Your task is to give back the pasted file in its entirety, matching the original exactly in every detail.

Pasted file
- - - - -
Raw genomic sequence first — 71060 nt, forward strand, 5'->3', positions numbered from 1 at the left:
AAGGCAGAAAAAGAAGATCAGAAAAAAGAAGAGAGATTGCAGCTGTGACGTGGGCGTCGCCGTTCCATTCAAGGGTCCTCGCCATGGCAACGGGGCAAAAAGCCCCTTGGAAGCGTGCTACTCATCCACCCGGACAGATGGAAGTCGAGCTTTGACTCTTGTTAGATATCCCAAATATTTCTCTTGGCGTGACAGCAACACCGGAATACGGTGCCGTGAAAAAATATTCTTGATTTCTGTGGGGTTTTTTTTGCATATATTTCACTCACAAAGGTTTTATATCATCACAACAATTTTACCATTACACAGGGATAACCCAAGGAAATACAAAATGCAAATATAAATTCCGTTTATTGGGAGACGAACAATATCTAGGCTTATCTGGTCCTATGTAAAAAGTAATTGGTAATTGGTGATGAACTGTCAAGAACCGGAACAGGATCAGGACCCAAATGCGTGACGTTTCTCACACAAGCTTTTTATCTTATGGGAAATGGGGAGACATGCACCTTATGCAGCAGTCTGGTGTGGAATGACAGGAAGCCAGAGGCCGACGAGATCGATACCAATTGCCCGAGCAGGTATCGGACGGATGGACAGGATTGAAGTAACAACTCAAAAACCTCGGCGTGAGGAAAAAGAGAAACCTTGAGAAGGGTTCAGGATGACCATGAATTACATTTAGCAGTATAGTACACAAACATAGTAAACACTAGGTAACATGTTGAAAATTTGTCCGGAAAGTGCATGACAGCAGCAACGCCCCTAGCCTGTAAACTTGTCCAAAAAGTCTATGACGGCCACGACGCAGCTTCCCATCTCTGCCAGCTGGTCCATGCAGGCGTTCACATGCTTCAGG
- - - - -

Raw genomic sequence first — 71060 nt, forward strand, 5'->3', positions numbered from 1 at the left:
AAGGCAGAAAAAGAAGATCAGAAAAAAGAAGAGAGATTGCAGCTGTGACGTGGGCGTCGCCGTTCCATTCAAGGGTCCTCGCCATGGCAACGGGGCAAAAAGCCCCTTGGAAGCGTGCTACTCATCCACCCGGACAGATGGAAGTCGAGCTTTGACTCTTGTTAGATATCCCAAATATTTCTCTTGGCGTGACAGCAACACCGGAATACGGTGCCGTGAAAAAATATTCTTGATTTCTGTGGGGTTTTTTTTGCATATATTTCACTCACAAAGGTTTTATATCATCACAACAATTTTACCATTACACAGGGATAACCCAAGGAAATACAAAATGCAAATATAAATTCCGTTTATTGGGAGACGAACAATATCTAGGCTTATCTGGTCCTATGTAAAAAGTAATTGGTAATTGGTGATGAACTGTCAAGAACCGGAACAGGATCAGGACCCAAATGCGTGACGTTTCTCACACAAGCTTTTTATCTTATGGGAAATGGGGAGACATGCACCTTATGCAGCAGTCTGGTGTGGAATGACAGGAAGCCAGAGGCCGACGAGATCGATACCAATTGCCCGAGCAGGTATCGGACGGATGGACAGGATTGAAGTAACAACTCAAAAACCTCGGCGTGAGGAAAAAGAGAAACCTTGAGAAGGGTTCAGGATGACCATGAATTACATTTAGCAGTATAGTACACAAACATAGTAAACACTAGGTAACATGTTGAAAATTTGTCCGGAAAGTGCATGACAGCAGCAACGCCCCTAGCCTGTAAACTTGTCCAAAAAGTCTATGACGGCCACGACGCAGCTTCCCATCTCTGCCAGCTGGTCCATGCAGGCGTTCACATGCTTCAGG